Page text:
4 min read
If you invested $5,000 into an S&P 500 index fund at the beginning of each year since 2000, you would have accumulated $183,372 by the end of 2017 (using inflation-adjusted returns)
If you instead invested $5,000 into an S&P 500 index fund at the beginning of 2000 and then increased your investment amount by 3% each year, you would have accumulated $233,374 by the end of 2017.
That’s a difference of $50,000 over the course of 18 years by simply increasing your investment amount by 3% each year.
If instead you increased your investment amount by 6% each year, the results are even more incredible:
By increasing your investment amount by 6% each year, you end up with $117,000 more than if you only invest $5,000 each year.
This is the magic of slowly increasing how much you invest each year. The 6% additional investment doesn’t feel like a lot from year to year, but over the long haul it has an incredible impact.
This brings up an important point: it’s okay if you don’t have a lot to invest early on just as long as you’re able to increase your income and subsequently your investment amount each year.
Investing $5,000 might not feel like a lot in year one. And investing $5,300 might not feel like a lot in year two. Or $5,618 in year three. But the fact that you’re able to invest more each year is all that matters. Over time, these incremental increases add up.
Consider someone who is able to invest $8,000 in year one, but unable to increase their investment amount each year. If they invested $8,000 at the beginning of each year into an S&P 500 index fund, they would have ended up with $293,395 by the end of 2017.
This is less than someone who invested $5,000 in 2000 and increased their investment amounts by 6% each year:
This table shows the ending amounts of various investment scenarios during 2000-2017:
Notice how the ability to increase your investment amount each year can be more important than how much you invest in year one.
For example, someone who invested $11,000 in year one but never increased their investment amount would have ended up with less than someone who invested $7,000 in year one but increased their investment amount by 6% each year.
If there is one takeaway from this analysis, it’s this: increasing the amount you invest each year, even by a small percentage, can have a massive impact on your net worth over the course of many years.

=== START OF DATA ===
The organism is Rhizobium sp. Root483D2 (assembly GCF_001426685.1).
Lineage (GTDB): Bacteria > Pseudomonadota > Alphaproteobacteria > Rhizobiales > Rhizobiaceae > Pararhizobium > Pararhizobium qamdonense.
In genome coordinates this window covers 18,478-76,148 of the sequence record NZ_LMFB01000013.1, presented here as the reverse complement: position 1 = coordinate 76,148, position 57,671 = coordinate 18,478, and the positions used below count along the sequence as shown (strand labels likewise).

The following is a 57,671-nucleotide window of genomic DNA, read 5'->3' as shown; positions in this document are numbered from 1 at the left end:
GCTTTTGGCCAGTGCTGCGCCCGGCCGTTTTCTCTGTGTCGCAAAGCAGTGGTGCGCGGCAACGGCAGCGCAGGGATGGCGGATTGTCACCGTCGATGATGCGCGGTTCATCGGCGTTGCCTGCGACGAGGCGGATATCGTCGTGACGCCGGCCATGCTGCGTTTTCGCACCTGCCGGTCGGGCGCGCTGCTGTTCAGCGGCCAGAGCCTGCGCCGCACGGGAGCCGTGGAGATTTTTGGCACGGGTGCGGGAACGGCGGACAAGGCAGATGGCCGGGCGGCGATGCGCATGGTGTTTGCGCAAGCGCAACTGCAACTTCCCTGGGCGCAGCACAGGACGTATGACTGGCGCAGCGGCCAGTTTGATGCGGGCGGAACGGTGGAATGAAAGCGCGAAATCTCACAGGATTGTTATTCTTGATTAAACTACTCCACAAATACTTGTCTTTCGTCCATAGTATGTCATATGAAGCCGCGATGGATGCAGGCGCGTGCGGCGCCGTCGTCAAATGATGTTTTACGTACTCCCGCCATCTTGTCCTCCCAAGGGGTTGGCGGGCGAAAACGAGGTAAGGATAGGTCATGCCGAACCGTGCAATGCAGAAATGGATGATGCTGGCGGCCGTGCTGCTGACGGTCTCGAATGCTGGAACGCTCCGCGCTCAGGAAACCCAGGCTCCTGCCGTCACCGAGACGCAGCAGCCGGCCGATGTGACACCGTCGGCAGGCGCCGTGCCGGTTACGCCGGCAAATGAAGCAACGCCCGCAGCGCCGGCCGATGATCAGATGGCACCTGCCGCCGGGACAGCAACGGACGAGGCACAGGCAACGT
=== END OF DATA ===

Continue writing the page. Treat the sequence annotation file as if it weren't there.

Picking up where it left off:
Learn how to make clean charts and grids like the ones in this post using the Excel Template Pack, a downloadable collection of 17 of my most popular Excel data visualizations.
Zach is the author behind Four Pillar Freedom, a blog that teaches you how to build wealth and gain freedom in life.
Zach's favorite free financial tool he's been using since 2015 to manage his net worth is Personal Capital. Each month he uses their free Investment Checkup tool and Retirement Planner to track his investments and ensure that he's on the fast track to financial freedom.
His favorite investment platform is M1 Finance, a site that allows him to build a custom portfolio of stocks for free, has no trading or maintenance fees, and even allows him to set up automated target-allocated investments.
His favorite way to save money each month on his recurring bills is by using Trim, a free financial app that negotiates lower cable, internet, and phone bills with any provider on your behalf.
His favorite micro-investing app is Acorns, a free financial app that takes just 5 minutes to set up and allows you to invest your spare change in a diversified portfolio.
His favorite place to find new personal finance articles to read is Collecting Wisdom, a site that collects the best personal finance articles floating around the web on a daily basis.
Full Disclosure: Nothing on this site should ever be considered to be advice, research or an invitation to buy or sell any securities, please see my Terms & Conditions page for a full disclaimer.